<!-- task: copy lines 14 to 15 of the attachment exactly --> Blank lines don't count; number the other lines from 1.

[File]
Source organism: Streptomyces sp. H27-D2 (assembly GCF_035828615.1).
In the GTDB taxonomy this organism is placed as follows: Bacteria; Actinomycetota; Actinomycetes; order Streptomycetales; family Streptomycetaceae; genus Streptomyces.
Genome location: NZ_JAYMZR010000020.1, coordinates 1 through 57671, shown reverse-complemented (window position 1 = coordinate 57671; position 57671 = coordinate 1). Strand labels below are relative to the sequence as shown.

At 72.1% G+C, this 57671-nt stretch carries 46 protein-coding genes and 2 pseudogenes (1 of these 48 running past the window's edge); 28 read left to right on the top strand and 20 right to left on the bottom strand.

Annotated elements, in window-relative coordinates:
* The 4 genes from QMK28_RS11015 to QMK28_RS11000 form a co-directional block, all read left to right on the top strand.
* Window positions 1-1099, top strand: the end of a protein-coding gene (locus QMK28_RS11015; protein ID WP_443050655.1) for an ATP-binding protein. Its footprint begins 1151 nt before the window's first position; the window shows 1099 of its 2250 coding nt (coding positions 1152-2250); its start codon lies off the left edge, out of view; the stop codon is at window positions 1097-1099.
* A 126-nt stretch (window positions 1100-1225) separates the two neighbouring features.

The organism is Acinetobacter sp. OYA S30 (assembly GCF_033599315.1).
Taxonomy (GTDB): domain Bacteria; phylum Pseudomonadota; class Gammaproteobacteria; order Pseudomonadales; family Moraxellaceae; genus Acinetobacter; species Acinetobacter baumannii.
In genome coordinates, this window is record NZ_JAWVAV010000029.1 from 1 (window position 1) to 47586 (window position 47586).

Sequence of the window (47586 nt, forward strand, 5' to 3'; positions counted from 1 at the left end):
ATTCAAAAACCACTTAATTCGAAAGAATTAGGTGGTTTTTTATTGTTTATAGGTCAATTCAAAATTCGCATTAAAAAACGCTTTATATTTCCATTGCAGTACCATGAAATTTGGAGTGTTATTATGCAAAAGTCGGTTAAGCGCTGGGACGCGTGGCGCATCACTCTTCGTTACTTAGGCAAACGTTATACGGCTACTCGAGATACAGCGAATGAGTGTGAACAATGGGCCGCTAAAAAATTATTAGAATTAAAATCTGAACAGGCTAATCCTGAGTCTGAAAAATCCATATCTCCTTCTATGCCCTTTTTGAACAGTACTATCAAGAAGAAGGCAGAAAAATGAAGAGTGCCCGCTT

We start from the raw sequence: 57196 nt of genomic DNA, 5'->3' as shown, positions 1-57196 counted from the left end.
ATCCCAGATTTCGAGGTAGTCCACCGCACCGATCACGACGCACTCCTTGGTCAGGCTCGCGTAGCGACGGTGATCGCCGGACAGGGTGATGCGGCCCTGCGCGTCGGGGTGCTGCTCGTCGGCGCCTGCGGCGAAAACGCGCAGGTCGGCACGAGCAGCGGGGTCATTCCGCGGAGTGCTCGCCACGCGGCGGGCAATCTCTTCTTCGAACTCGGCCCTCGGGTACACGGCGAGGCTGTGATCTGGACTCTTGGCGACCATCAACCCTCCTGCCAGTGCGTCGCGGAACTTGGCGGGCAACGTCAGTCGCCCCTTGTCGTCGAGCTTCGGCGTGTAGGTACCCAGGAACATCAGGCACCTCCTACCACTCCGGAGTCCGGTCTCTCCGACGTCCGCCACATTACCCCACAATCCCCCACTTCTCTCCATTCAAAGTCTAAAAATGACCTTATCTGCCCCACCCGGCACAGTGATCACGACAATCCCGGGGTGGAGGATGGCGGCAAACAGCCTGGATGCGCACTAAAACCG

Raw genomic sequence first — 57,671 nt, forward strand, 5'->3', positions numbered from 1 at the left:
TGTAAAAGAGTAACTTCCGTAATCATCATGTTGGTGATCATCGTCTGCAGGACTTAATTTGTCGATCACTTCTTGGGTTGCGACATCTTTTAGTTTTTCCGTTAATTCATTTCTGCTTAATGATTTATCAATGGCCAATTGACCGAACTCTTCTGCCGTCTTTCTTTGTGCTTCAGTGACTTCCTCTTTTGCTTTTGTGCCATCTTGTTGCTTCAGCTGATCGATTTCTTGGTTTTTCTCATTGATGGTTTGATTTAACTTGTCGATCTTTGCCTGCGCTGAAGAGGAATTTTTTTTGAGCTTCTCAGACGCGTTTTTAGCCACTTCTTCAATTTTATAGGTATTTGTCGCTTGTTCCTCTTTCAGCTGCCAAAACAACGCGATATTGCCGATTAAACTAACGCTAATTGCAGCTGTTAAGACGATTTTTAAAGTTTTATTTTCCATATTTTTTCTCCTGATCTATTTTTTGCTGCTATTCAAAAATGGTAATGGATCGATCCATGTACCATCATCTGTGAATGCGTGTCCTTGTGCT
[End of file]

We start from the raw sequence: 57196 nt of genomic DNA, 5'->3' as shown, positions 1-57196 counted from the left end.
ATCCCAGATTTCGAGGTAGTCCACCGCACCGATCACGACGCACTCCTTGGTCAGGCTCGCGTAGCGACGGTGATCGCCGGACAGGGTGATGCGGCCCTGCGCGTCGGGGTGCTGCTCGTCGGCGCCTGCGGCGAAAACGCGCAGGTCGGCACGAGCAGCGGGGTCATTCCGCGGAGTGCTCGCCACGCGGCGGGCAATCTCTTCTTCGAACTCGGCCCTCGGGTACACGGCGAGGCTGTGATCTGGACTCTTGGCGACCATCAACCCTCCTGCCAGTGCGTCGCGGAACTTGGCGGGCAACGTCAGTCGCCCCTTGTCGTCGAGCTTCGGCGTGTAGGTACCCAGGAACATCAGGCACCTCCTACCACTCCGGAGTCCGGTCTCTCCGACGTCCGCCACATTACCCCACAATCCCCCACTTCTCTCCATTCAAAGTCTAAAAATGACCTTATCTGCCCCACCCGGCACAGTGATCACGACAATCCCGGGGTGGAGGATGGCGGCAAACAGCCTGGATGCGCACTAAAACCG